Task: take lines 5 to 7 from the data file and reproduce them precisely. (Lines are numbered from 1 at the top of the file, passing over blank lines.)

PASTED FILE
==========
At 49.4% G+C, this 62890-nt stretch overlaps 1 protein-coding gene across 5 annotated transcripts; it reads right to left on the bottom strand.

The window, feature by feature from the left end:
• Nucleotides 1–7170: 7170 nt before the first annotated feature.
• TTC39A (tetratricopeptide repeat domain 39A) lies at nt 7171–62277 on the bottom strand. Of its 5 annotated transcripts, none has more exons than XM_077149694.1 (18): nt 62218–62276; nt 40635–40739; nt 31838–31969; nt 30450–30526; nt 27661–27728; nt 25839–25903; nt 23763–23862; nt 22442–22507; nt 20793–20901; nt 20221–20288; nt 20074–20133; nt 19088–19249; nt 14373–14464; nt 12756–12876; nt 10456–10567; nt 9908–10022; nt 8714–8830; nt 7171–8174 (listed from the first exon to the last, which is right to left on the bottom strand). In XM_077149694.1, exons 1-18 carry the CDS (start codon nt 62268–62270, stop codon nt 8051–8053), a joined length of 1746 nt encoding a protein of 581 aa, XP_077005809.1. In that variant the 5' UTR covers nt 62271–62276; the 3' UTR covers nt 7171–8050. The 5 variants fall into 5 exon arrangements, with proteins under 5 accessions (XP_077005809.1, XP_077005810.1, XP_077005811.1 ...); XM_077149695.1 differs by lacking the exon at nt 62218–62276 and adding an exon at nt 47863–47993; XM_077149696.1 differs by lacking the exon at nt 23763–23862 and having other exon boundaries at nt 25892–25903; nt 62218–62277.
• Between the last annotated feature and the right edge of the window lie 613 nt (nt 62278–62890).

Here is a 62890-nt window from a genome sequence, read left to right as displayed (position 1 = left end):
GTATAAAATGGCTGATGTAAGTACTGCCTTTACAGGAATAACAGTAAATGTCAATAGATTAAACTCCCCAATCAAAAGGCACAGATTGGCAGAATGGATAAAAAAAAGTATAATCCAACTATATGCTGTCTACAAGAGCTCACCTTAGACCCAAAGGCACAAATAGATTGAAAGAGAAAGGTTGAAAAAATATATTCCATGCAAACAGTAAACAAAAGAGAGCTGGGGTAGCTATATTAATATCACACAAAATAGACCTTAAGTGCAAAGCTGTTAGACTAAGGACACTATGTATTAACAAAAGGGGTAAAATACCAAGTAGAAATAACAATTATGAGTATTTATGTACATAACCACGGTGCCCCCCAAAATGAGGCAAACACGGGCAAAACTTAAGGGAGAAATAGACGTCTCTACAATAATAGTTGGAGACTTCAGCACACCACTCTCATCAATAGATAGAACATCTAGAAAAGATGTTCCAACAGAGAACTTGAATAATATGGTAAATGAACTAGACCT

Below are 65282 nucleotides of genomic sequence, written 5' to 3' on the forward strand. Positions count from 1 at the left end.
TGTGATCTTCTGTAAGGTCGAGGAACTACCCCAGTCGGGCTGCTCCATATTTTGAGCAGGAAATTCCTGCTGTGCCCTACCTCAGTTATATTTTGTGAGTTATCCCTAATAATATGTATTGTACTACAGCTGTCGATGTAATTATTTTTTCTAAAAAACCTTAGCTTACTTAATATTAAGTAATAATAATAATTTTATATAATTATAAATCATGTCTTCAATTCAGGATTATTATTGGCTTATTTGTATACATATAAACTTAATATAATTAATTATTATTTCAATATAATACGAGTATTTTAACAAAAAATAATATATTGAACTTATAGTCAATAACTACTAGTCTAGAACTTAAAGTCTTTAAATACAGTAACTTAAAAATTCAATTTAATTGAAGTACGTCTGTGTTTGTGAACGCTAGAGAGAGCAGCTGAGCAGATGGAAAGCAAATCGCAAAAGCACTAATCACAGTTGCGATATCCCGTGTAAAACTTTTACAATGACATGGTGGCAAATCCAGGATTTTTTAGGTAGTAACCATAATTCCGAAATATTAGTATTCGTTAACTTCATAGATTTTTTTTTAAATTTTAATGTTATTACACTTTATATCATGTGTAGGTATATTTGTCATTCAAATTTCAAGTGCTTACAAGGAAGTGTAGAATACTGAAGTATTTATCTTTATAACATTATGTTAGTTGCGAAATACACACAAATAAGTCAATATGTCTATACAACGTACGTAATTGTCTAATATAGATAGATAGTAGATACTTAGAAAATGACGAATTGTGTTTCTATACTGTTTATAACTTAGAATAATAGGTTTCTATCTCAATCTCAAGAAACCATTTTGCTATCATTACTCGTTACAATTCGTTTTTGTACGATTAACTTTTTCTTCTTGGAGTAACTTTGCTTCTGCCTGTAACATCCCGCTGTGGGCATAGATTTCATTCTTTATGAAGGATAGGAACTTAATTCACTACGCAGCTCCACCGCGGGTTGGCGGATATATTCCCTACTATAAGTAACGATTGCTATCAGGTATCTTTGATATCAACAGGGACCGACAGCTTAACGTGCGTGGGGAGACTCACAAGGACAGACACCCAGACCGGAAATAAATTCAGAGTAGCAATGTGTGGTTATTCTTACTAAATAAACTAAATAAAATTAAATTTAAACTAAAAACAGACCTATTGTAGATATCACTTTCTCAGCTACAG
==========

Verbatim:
• Between the last annotated feature and the right edge of the window lie 613 nt (nt 62278–62890).

Here is a 62890-nt window from a genome sequence, read left to right as displayed (position 1 = left end):
GTATAAAATGGCTGATGTAAGTACTGCCTTTACAGGAATAACAGTAAATGTCAATAGATTAAACTCCCCAATCAAAAGGCACAGATTGGCAGAATGGATAAAAAAAAGTATAATCCAACTATATGCTGTCTACAAGAGCTCACCTTAGACCCAAAGGCACAAATAGATTGAAAGAGAAAGGTTGAAAAAATATATTCCATGCAAACAGTAAACAAAAGAGAGCTGGGGTAGCTATATTAATATCACACAAAATAGACCTTAAGTGCAAAGCTGTTAGACTAAGGACACTATGTATTAACAAAAGGGGTAAAATACCAAGTAGAAATAACAATTATGAGTATTTATGTACATAACCACGGTGCCCCCCAAAATGAGGCAAACACGGGCAAAACTTAAGGGAGAAATAGACGTCTCTACAATAATAGTTGGAGACTTCAGCACACCACTCTCATCAATAGATAGAACATCTAGAAAAGATGTTCCAACAGAGAACTTGAATAATATGGTAAATGAACTAGACCT